I recently traveled to Ecuador and the Galápagos Islands in late May, where I explored rural and urban areas. My best tip is to be as adventurous as possible! This is the first of a series of posts about my experiences in Ecuador and I thought I would start with some travel tips.
Transportation: There are lots of delays in Ecuadorian flights because of the unpredictable weather and because they use older planes that often times need repair before their next flight. I would recommend that you do not eat the food on a plane, as I experienced a churning stomach after two plane meals and noted that the food doesn’t taste very good. My plane staple became plantain chips, which I highly recommend. Since mountainous roads are unpaved, riding a bus up mountains was very scary for me because the bus will tilt side as you are driving up a road about a foot larger than the width of the bus. If you are afraid of heights or get motion sickness easily, I recommend renting a town car or riding a horse up the mountains. If you are staying in town, you will not need a car to get around town. If you want to go somewhere far, hotels often offer bus rides, rent a car, or purchase a bus pass.
The People: Most Ecuadorians know few words in English, but I would have been fine just knowing how to order meals and knowing how to navigate purchases. I noticed that most people I spoke with were patient with my Spanish speaking skills and impressed that I was trying to communicate with them in their language. I think you should definitely try your best to communicate with people in Spanish because it was very interesting for me to hear about Ecaudorians’ lives. I found that bargaining with people at markets was great way to practice my Spanish.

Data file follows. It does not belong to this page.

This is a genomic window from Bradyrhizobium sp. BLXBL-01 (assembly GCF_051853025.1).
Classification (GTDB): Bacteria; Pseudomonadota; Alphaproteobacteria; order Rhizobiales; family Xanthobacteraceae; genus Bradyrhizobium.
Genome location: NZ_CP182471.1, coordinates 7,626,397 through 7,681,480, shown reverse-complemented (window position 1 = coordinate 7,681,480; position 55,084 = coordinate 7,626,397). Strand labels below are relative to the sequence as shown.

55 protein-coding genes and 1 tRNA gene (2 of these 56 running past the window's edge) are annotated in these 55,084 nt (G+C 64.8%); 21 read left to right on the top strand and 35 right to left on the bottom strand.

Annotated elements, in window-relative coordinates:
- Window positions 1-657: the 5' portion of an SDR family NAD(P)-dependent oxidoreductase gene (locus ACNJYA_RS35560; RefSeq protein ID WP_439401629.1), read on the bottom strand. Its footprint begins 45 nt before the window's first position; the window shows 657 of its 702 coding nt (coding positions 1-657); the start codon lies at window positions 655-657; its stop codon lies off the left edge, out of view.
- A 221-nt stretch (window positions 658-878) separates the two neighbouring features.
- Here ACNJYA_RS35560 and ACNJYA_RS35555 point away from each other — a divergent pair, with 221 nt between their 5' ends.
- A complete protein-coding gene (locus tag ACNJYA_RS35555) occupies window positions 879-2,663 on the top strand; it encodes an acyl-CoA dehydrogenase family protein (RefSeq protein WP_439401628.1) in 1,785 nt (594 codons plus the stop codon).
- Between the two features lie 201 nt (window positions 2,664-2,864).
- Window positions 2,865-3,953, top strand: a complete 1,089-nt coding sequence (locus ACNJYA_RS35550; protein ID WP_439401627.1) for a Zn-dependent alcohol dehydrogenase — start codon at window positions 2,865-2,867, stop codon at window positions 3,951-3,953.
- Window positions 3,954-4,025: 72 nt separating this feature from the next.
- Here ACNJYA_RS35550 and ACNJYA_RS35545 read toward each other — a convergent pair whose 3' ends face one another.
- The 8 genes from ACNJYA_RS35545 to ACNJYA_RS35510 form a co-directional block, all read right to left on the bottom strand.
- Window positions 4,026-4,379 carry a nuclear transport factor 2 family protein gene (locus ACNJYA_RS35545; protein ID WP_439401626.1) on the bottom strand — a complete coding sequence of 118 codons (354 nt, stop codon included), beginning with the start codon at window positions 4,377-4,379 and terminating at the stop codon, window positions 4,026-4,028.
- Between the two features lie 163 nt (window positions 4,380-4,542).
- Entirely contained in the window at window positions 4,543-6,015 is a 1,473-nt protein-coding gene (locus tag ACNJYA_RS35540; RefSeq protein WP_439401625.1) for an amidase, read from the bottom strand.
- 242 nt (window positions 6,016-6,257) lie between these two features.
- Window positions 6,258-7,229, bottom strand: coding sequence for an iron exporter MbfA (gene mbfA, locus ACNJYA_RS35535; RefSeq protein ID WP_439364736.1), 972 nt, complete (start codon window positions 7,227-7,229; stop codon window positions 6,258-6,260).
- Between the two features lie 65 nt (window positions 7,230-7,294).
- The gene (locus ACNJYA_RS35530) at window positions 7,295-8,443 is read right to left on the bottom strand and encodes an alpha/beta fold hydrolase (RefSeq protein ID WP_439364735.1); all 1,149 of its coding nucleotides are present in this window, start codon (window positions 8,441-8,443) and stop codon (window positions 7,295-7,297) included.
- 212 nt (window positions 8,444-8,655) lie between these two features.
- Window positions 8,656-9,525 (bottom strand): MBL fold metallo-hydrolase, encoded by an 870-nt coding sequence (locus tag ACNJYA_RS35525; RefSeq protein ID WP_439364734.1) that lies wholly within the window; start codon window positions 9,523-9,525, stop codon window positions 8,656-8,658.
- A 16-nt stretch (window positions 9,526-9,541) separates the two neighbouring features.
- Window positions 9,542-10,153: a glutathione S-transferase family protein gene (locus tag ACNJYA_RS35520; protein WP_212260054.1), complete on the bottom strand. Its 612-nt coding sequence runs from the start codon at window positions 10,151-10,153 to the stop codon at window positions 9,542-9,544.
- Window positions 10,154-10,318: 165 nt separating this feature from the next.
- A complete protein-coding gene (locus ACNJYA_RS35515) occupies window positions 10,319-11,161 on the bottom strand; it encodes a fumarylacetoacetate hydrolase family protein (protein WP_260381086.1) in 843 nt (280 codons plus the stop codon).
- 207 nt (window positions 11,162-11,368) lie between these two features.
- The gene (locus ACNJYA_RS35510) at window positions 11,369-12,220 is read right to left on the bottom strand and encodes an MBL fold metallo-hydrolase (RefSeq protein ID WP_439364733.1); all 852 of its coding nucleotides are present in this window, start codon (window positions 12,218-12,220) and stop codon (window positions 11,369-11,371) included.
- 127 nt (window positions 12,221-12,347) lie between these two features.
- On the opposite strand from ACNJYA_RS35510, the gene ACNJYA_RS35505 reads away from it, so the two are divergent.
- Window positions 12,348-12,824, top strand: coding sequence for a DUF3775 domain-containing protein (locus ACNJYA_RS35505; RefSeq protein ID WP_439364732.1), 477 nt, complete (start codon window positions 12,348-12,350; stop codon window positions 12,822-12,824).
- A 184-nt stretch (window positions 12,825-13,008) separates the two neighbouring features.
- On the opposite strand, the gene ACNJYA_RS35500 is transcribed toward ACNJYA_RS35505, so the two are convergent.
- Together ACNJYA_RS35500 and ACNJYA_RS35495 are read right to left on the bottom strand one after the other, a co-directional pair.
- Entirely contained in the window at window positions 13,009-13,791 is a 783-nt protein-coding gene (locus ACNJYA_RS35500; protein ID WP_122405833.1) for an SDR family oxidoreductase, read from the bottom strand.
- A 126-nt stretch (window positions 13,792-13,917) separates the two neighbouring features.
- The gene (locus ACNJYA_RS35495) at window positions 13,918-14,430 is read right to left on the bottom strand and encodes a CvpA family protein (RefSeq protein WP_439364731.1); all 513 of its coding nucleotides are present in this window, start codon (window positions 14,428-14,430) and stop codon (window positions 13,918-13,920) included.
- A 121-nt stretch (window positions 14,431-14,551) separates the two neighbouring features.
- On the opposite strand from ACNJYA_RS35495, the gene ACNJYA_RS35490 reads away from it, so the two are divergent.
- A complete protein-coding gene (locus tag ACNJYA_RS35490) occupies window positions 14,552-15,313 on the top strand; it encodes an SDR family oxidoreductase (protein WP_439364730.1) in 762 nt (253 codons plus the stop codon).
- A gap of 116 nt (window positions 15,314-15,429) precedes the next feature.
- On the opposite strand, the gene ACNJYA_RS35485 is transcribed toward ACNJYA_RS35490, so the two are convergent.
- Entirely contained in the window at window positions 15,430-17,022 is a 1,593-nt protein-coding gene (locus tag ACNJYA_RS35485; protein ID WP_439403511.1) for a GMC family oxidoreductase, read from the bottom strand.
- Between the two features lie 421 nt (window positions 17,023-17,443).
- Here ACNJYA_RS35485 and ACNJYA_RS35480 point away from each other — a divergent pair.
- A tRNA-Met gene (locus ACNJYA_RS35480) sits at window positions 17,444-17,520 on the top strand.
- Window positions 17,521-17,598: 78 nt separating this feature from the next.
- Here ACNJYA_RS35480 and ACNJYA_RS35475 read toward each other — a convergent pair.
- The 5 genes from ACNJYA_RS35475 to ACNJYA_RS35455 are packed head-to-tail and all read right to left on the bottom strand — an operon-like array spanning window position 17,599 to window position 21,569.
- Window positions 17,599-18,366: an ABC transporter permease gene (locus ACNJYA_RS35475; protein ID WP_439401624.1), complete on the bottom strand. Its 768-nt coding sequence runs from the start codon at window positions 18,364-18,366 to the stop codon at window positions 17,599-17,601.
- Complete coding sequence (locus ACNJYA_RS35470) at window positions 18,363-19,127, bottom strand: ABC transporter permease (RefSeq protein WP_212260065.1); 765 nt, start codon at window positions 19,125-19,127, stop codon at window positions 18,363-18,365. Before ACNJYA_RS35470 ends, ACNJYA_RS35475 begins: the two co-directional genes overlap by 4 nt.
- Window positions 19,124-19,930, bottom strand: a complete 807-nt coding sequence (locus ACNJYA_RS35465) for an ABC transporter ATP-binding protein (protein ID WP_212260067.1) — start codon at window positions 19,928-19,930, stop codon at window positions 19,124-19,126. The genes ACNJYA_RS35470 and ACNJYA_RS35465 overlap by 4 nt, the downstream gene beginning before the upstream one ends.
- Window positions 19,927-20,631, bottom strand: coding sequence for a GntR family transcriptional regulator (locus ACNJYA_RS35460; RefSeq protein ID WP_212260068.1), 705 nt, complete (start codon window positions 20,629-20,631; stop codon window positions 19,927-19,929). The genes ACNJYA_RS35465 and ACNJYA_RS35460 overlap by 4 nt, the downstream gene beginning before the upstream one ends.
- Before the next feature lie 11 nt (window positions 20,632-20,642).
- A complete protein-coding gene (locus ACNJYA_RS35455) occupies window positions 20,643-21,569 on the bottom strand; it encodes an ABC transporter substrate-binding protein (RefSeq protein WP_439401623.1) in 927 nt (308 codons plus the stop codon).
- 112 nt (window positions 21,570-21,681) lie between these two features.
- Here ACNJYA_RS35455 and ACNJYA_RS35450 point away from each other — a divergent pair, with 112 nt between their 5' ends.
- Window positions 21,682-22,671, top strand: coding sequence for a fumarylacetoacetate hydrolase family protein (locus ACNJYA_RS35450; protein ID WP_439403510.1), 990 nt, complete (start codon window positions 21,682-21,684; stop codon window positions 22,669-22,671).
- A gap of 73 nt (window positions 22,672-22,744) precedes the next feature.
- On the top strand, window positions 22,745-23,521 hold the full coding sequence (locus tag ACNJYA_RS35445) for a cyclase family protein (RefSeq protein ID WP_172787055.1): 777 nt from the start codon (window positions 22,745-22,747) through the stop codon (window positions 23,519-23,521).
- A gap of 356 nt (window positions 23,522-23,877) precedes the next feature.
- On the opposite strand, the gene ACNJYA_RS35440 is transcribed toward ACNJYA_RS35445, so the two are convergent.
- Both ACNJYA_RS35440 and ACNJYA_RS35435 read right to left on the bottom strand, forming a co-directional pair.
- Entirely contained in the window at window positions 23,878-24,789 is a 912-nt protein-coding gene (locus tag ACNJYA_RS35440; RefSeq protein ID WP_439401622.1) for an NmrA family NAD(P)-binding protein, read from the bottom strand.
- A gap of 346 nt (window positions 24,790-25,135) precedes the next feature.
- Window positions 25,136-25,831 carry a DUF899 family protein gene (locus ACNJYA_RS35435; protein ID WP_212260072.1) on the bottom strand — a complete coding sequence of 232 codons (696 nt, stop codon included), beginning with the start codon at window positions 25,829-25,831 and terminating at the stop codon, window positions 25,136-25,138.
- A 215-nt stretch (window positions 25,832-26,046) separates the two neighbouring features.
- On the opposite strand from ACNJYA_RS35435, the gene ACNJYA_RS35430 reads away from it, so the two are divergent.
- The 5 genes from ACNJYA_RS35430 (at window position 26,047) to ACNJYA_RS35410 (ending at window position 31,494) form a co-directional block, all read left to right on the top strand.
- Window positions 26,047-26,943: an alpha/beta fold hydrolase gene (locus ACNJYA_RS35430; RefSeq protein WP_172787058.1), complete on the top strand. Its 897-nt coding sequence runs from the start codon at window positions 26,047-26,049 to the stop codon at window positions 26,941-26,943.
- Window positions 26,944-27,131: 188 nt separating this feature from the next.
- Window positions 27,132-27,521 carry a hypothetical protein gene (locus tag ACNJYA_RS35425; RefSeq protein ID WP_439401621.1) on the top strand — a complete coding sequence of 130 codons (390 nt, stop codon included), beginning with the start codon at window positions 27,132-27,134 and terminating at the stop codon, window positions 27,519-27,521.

Manners: #1 thing to know is that you should always ask before taking a picture of somebody in Ecuador because a lot of them have conspiracies about what photographs do to the soul. Always say please and thank you too! Do not get mad at people in Ecuador for not speaking English, as this is not your country and they should not have to learn English.
The Food: I recommend that you try new foods and order things that you have never heard of. There are many fruits in Ecuador that are variations or ones that you do not have in your country which you can easily try by going to a market. I recommend you buy food from an Ecuadorian market at least once because it is a cheap way to experience new foods, however, I do not recommend going to stalls where they cook food in markets- as most of the market cooks seemed unsanitary to me. Unsanitary cooking was my biggest fear, but the only time my stomach hurt was after eating airplane food. My favorite foods were Locro (a creamy potato soup typically served with avocado), Dulce de Higos (a fig desert with syrup and cheese), and Guanabana (Ecuadorian guava).
Weather: I noticed that climate is very different in each area with varying temperatures, dryness, and moistness. Workout leggings were a good choice for me in the cities as they are light and prevent bug bites. The Galápagos Islands were very hot when I was there, so I recommend shorts if you travel there. I recommend always wearing sunscreen and bug spray/lotion with DEET (and make sure to put the bug spray on your feet too!). I have a light-medium skin tone and wore 50 SPF when I was in towns and 80-100 SPF at the beach. I also recommend bringing a light waterproof jacket (not water-resistant) because even though it may be raining, it can still be quite hot.